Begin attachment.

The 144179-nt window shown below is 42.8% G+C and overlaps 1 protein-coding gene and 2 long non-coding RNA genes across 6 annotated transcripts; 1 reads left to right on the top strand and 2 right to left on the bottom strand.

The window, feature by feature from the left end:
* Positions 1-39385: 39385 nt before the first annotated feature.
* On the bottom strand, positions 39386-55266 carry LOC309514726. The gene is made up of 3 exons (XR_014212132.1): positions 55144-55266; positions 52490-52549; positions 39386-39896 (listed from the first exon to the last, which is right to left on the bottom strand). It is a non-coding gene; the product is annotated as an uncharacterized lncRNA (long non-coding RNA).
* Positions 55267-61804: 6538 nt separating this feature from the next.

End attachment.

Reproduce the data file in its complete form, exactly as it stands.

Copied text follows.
The 144179-nt window shown below is 42.8% G+C and overlaps 1 protein-coding gene and 2 long non-coding RNA genes across 6 annotated transcripts; 1 reads left to right on the top strand and 2 right to left on the bottom strand.

The window, feature by feature from the left end:
* Positions 1-39385: 39385 nt before the first annotated feature.
* On the bottom strand, positions 39386-55266 carry LOC309514726. The gene is made up of 3 exons (XR_014212132.1): positions 55144-55266; positions 52490-52549; positions 39386-39896 (listed from the first exon to the last, which is right to left on the bottom strand). It is a non-coding gene; the product is annotated as an uncharacterized lncRNA (long non-coding RNA).
* Positions 55267-61804: 6538 nt separating this feature from the next.